This is the 26th is my series of Friday Forgotten Books

by Larry Niven, © 1970,
edition read and shown:  Holt, Reinhart and Winston, 1977 hardcover
science fiction

click to enlarge

This may not be “forgotten”, since it’s widely considered a classic of the science fiction genre. Yet how often is it read these days?

Is it possible to avoid the hype? Is it possible to see Gone With the Wind without thinking, as the film opens, that it’s going to be great because everyone has said so? Can one go to see “Water Lilies” by Monet without knowing it’s a famous, wonderful painting before you get to the museum? Probably not. Could I read Ringworld without the foreknowledge that I’m reading a classic of science fiction? Not unless I was reading it in 1970, or so, the Ballantine paperback edition.

But I didn’t. I never got around to it. I knew of the book from the time it won the Hugo and Nebula awards, and I’d read a review or two, but I didn’t have much money in 1970 and wasn’t buying many books. What I did buy was the  1977 hardcover edition, with every intention of reading the by-then well-known novel right away. I didn’t.

I’d read other Niven by then, World of Ptavvs, A Gift from Earth, Protector, Tales of Known Space and The Long Arm of Gil Hamilton. I enjoyed them all, a lot. So why not Ringworld? I don’t know. I have a vague memory of starting it once and not being interested enough to continue, though that could be a memory of some other book entirely. A few months ago, while looking for something else entirely, I came across this in a box stored in the garage. “Time to read that” I thought, and last week I decided it would make good vacation reading.

I had no trouble reading the book right through. The trip provided plenty of reading time (it rained a lot) and this book and a comfortable chair proved to be good companions.

The novel opens in 2855 with Louis Wu stepping out of a transfer booth. Having escaped the festivities of his own 200th birthday, he’s bar-hopping the world, jumping west and always staying behind the local midnight in order to extend his birthday as long as possible. Louis is in perfect physical condition due to taking boosterspice, a drug that extends human life.

However, Louis is utterly bored. He has been considering a long trip alone when the transfer booth materializes him in hotel room, and facing him is an alien with three legs, no arms and two heads. Louis recognizes him for a Pierson’s Puppeteer, a species that had the most advanced technology in Known Space but vanished from the region before Louis was born. The Puppeteer, named Nessus, has been ordered to hire three mercenaries for an expedition, Louis tops the list of candidates.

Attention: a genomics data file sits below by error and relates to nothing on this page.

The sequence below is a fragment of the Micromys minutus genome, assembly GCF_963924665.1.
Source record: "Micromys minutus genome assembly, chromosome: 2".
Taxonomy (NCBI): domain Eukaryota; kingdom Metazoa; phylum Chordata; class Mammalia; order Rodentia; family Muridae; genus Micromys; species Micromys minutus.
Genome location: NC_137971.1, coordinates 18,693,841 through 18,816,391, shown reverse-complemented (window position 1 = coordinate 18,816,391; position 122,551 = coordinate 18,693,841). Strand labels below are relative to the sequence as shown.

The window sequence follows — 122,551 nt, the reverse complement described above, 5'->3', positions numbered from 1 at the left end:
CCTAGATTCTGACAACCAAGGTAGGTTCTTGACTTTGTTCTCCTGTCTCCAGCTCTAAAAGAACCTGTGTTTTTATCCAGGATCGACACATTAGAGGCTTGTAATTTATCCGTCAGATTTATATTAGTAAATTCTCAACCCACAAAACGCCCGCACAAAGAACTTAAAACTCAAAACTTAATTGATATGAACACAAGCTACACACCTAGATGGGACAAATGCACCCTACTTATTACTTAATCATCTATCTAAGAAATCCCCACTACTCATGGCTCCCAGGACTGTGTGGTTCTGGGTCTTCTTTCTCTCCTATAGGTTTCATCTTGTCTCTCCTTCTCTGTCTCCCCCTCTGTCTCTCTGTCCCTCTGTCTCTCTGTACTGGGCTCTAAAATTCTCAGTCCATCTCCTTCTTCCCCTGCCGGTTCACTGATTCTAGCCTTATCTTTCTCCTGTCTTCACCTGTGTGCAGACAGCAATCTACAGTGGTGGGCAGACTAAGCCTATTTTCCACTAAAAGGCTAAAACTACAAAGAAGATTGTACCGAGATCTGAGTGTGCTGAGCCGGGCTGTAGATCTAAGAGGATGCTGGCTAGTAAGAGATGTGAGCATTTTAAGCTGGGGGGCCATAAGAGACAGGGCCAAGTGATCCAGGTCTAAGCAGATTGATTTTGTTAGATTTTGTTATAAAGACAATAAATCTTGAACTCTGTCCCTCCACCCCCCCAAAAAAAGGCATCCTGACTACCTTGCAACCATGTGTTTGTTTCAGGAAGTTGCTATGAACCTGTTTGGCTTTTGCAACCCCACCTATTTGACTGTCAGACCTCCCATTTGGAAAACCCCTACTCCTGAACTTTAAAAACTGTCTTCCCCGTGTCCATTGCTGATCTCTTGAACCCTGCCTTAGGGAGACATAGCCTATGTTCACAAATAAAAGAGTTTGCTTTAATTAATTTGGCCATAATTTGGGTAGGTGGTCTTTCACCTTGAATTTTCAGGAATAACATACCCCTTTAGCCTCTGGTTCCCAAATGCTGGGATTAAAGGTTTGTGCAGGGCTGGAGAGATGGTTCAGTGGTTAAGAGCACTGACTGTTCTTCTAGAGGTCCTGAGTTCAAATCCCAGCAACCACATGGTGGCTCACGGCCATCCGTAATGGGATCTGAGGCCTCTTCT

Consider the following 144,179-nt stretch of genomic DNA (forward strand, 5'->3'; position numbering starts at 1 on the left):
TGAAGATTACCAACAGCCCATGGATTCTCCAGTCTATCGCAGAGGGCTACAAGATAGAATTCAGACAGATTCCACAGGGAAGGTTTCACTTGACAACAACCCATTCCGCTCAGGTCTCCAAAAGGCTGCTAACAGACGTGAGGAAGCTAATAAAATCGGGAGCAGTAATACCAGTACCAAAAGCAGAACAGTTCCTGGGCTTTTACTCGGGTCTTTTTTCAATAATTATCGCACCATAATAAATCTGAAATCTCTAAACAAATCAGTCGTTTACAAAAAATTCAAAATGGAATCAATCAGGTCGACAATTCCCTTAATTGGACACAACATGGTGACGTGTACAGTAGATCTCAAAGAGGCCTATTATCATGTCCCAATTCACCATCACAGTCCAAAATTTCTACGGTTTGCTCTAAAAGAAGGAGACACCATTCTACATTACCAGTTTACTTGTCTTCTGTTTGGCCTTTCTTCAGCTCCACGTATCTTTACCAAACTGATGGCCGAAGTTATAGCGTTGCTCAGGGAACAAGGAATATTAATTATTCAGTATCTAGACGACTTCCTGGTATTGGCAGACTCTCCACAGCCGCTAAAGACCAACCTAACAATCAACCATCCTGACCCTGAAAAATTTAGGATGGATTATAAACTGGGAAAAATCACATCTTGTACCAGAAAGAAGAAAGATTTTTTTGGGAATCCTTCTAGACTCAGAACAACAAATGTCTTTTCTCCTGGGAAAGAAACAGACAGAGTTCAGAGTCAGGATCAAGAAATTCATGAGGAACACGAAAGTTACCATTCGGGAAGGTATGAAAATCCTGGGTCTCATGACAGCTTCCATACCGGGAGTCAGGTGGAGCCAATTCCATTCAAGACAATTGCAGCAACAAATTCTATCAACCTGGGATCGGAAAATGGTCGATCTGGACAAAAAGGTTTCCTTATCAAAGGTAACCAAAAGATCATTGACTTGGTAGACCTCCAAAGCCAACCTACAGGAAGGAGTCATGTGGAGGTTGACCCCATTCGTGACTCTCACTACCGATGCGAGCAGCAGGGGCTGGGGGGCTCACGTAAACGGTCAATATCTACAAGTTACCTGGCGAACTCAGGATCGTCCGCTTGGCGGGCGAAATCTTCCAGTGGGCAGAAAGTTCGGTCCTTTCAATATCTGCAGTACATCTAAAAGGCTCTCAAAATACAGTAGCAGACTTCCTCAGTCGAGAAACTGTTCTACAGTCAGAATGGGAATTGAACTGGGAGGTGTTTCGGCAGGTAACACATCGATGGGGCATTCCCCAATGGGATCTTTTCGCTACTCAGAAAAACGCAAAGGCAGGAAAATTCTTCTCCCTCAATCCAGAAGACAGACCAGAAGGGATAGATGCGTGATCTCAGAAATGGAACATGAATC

Though Nessus is secretive about the mission, Louis agrees to join it when he learns payment to the expedition’s members will be the Long Shot, an extremely fast ship (see the short story “At the Core”). Eventually the team is assembled. The third member, Speaker, is a Kzin, a member of the fierce felinoid predator species. (see Man-Kzin Wars). The Kzin, believes obtaining the Long Shot for the Kzinti Empire will be enough of an achievement to give him a formal name and therefore signs on as the expedition’s security-and-war chief. Another human, Teela Brown, whose role is not clear makes the fourth, last, crew member. Her role is unknown, but Puppeteers do nothing without reason.

The destination is, of course, the Ringworld,  an artificial circular strip of world with spin for surface gravity, orbiting the star. The Puppeteers, fleeing from the galaxy to avoid the radiation wave resulting from the  explosion of the central core, have spotted this artifact in their path; since they are cowards, the sheer power of whatever has created such a structure frightens them profoundly. Hence, Nessus’ mission is to assemble a team, visit the Ringworld and see whether it poses a threat to his species. As they approach their target in their ship, Lying Bastard, the Ringworld turns out to be an awesome sight: a huge, circular strip of land, teeming with life and with entire oceans bigger than Earth. Between the Ringworld and its star, a series of squares (dubbed shadow squares by the expedition) are suspended in another ring, orbiting the sun slower than the Ringworld itself, thus providing the artificial world below with a day/night cycle.

When their ship is hit by a powerful, automated meteor defense system and then strikes a near-invisible shadow-square wires, the severely damaged vessel crash-lands on the Ringworld surface. They now have to get the ship repaired and find a way to get back into space to fulfill the mission.

From this point, the novel takes on an episodic nature, with little of consequence actually happening, and becomes a trek-across-the-landscape story. Niven has already shown he learned some lessons from Robert Heinlein: use lots of science, throw in some sex whenever things slow down, pit characters against one another as well as against the adversity circumstances bring.  That’s all well and good, but what may have intrigued readers forty years ago wasn’t so enthralling for me. Don’t get me wrong, I liked the book a good deal. I’m just not willing to leap to my feet and declare in a voice heard in the neighboring town “Wow! This is outstanding!”. A classic it may be, but sometimes that commands respect but not great enthusiasm. I’d rate this as Very Good, and certainly any science fiction fan who has not read it is encouraged to do so. I’m glad I did. Now I want to read some of those Known Space volumes, mentioned above, that were favorites back when.

~  ~  ~  ~